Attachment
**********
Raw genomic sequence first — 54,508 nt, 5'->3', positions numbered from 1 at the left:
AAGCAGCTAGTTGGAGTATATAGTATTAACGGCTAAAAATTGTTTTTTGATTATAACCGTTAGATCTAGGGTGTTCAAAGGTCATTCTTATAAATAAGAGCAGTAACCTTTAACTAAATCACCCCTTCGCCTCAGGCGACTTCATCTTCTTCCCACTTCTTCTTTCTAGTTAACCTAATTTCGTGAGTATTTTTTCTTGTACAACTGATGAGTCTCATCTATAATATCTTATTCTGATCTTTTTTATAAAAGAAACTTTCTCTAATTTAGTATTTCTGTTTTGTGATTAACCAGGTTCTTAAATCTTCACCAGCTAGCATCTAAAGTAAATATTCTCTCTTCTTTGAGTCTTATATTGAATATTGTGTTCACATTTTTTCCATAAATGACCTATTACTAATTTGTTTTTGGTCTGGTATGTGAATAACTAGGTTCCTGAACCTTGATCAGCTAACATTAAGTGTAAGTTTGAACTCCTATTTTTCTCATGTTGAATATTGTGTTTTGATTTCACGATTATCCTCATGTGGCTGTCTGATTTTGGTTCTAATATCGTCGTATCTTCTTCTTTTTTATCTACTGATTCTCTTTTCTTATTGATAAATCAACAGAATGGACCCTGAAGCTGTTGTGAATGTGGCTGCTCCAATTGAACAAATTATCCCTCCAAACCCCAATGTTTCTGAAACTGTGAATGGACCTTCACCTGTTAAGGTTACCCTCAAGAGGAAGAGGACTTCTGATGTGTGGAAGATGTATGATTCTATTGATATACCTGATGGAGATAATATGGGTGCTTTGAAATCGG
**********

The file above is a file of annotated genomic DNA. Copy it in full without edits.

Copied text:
Raw genomic sequence first — 54,508 nt, 5'->3', positions numbered from 1 at the left:
AAGCAGCTAGTTGGAGTATATAGTATTAACGGCTAAAAATTGTTTTTTGATTATAACCGTTAGATCTAGGGTGTTCAAAGGTCATTCTTATAAATAAGAGCAGTAACCTTTAACTAAATCACCCCTTCGCCTCAGGCGACTTCATCTTCTTCCCACTTCTTCTTTCTAGTTAACCTAATTTCGTGAGTATTTTTTCTTGTACAACTGATGAGTCTCATCTATAATATCTTATTCTGATCTTTTTTATAAAAGAAACTTTCTCTAATTTAGTATTTCTGTTTTGTGATTAACCAGGTTCTTAAATCTTCACCAGCTAGCATCTAAAGTAAATATTCTCTCTTCTTTGAGTCTTATATTGAATATTGTGTTCACATTTTTTCCATAAATGACCTATTACTAATTTGTTTTTGGTCTGGTATGTGAATAACTAGGTTCCTGAACCTTGATCAGCTAACATTAAGTGTAAGTTTGAACTCCTATTTTTCTCATGTTGAATATTGTGTTTTGATTTCACGATTATCCTCATGTGGCTGTCTGATTTTGGTTCTAATATCGTCGTATCTTCTTCTTTTTTATCTACTGATTCTCTTTTCTTATTGATAAATCAACAGAATGGACCCTGAAGCTGTTGTGAATGTGGCTGCTCCAATTGAACAAATTATCCCTCCAAACCCCAATGTTTCTGAAACTGTGAATGGACCTTCACCTGTTAAGGTTACCCTCAAGAGGAAGAGGACTTCTGATGTGTGGAAGATGTATGATTCTATTGATATACCTGATGGAGATAATATGGGTGCTTTGAAATCGG